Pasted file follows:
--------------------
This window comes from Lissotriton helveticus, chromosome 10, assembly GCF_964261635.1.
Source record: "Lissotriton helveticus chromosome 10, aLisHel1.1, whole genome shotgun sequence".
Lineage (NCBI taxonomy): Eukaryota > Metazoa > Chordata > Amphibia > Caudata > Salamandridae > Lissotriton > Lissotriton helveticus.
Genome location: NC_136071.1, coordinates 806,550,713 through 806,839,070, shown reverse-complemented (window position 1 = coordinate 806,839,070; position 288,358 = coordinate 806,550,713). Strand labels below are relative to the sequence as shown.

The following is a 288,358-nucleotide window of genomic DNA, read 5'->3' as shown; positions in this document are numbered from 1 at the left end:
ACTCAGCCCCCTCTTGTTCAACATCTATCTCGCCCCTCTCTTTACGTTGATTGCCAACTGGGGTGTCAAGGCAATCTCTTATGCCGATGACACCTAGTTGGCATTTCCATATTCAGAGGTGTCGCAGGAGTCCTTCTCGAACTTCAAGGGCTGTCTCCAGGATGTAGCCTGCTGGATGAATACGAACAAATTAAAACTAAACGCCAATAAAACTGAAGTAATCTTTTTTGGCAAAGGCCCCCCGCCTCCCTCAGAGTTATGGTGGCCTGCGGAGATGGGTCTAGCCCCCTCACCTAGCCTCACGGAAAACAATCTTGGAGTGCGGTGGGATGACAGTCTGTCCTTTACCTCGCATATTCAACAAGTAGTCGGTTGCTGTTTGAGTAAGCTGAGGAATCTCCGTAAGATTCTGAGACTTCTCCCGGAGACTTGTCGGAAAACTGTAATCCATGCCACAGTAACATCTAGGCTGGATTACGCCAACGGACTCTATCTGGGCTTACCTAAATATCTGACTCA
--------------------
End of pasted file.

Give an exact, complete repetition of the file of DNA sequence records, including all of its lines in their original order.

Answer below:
This window comes from Lissotriton helveticus, chromosome 10, assembly GCF_964261635.1.
Source record: "Lissotriton helveticus chromosome 10, aLisHel1.1, whole genome shotgun sequence".
Lineage (NCBI taxonomy): Eukaryota > Metazoa > Chordata > Amphibia > Caudata > Salamandridae > Lissotriton > Lissotriton helveticus.
Genome location: NC_136071.1, coordinates 806,550,713 through 806,839,070, shown reverse-complemented (window position 1 = coordinate 806,839,070; position 288,358 = coordinate 806,550,713). Strand labels below are relative to the sequence as shown.

The following is a 288,358-nucleotide window of genomic DNA, read 5'->3' as shown; positions in this document are numbered from 1 at the left end:
ACTCAGCCCCCTCTTGTTCAACATCTATCTCGCCCCTCTCTTTACGTTGATTGCCAACTGGGGTGTCAAGGCAATCTCTTATGCCGATGACACCTAGTTGGCATTTCCATATTCAGAGGTGTCGCAGGAGTCCTTCTCGAACTTCAAGGGCTGTCTCCAGGATGTAGCCTGCTGGATGAATACGAACAAATTAAAACTAAACGCCAATAAAACTGAAGTAATCTTTTTTGGCAAAGGCCCCCCGCCTCCCTCAGAGTTATGGTGGCCTGCGGAGATGGGTCTAGCCCCCTCACCTAGCCTCACGGAAAACAATCTTGGAGTGCGGTGGGATGACAGTCTGTCCTTTACCTCGCATATTCAACAAGTAGTCGGTTGCTGTTTGAGTAAGCTGAGGAATCTCCGTAAGATTCTGAGACTTCTCCCGGAGACTTGTCGGAAAACTGTAATCCATGCCACAGTAACATCTAGGCTGGATTACGCCAACGGACTCTATCTGGGCTTACCTAAATATCTGACTCA